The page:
Update on Dundics v. Eric Petroleum Corporation
Travis Britton, Esq.
Claire Sergent Walls Legal Group PLLC
In a prior blog post titled “Did the Bad Guys Win? Dundics v. Eric Petroleum,” we discussed a would-be landmark decision regarding the oil and gas industry handed down by the Ohio Supreme Court and the effects it had on certain oil and gas professionals, namely land professionals engaging in the procurement of oil and gas leases from landowners (Dundics v. Eric Petroleum Corp., Slip Opinion No. 2018-Ohio-3826) (2018).
Essentially, the Court stated that it was compelled to interpret the law as written, which required an individual or entity to be a licensed real estate broker in order to engage in the negotiation of oil and gas leases, or for such individual to bring forth a cause of action for the collection of compensation related to said work. Although not historically enforced, Ohio law provided no exemption to licensure for oil and gas professionals negotiating oil and gas leases with landowners. As the Court’s duty is to interpret the law rather than to enact it, it concluded that land professionals should “take it up with the Ohio legislature” should they seek changes to the effect of the Court’s decision.
On December 19, 2018, Ohio Governor John Kasich signed SB 263 into law less than three months after the Ohio Supreme Court’s decision in Dundics placed these licensure requirements on land professionals.
Specifically, division (I)(1) of section 4735.01 of the Ohio Revised Code was amended to exempt the following from the definition of a real estate broker or salesperson: “an oil and gas land professional in the performance of the oil and gas land professional’s duties, provided the oil and gas land professional is not engaged in the purchase or sale of a fee simple absolute interest in oil and gas or other real estate and the oil and gas land professional complies with division (A) of section 4735.023 of the Revised Code” and “an oil and gas land professional employed by the person, partnership, association, limited liability company, limited liability partnership, or corporation for which the oil and gas land professional is performing the oil and gas land professional’s duties.”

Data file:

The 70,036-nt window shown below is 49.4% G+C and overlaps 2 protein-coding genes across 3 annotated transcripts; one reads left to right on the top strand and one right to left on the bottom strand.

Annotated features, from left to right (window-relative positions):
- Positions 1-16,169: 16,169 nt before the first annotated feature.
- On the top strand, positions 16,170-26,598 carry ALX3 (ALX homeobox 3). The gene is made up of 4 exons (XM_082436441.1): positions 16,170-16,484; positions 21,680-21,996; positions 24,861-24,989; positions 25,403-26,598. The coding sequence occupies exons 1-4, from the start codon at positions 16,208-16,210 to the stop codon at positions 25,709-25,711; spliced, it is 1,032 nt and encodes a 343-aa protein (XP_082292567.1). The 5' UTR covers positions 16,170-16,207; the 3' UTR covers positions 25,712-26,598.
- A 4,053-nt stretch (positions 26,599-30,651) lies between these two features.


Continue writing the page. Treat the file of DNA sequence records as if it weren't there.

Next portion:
The new law defines an oil and gas land professional as “a person regularly engaged in the preparation and negotiation of agreements for the purpose of exploring for, transporting, producing, or developing oil and gas mineral interests, including, but not limited to oil and gas leases and pipeline easements.”
In short, land professionals who are not purchasing fee interests but who comply with certain requirements (see below) as well as land professionals who are employees of the company for which they are negotiating are not required to obtain a real estate broker’s license.
Although the new law largely returns the requirements and responsibilities of the Ohio oil and gas land professional to the status quo, a few, less burdensome requirements on land professionals who are not negotiating on behalf of their employer were enacted with the legislation.
Division (A) of section 4735.023 of the Ohio Revised Code was added to require said land professionals to comply with the following requirements:
- Register annually as an oil and gas land professional with the superintendent of real estate,
- Pay an annual fee to the superintendent of real estate (not to exceed $100),
- Make certain disclosures on a form (described therein) at or prior to first contacting a landowner,
- Make those same disclosures on a form at or prior to entering into any agreements with landowners for the purposes of exploring for, transporting, producing, or developing oil and gas mineral interests, and
- Be a member in good standing with an organization with a set of performance and ethical standards for oil and gas professionals, such as AAPL.
Although land professionals working in Ohio should be relieved that they are now exempt from licensure requirements imposed on real estate brokers in order to continue their work negotiating with landowners, they should ensure that they are fully in compliance with the new requirements enacted with the passage and signing into law of SB 263.
The new legislation is set to go into effect 90 days after Gov. Kasich’s signing on December 19, 2018.
If you have questions about the Ohio rule involving landmen, please contact:
Claire Sergent Walls, Esq. Ohio Bar License 90384.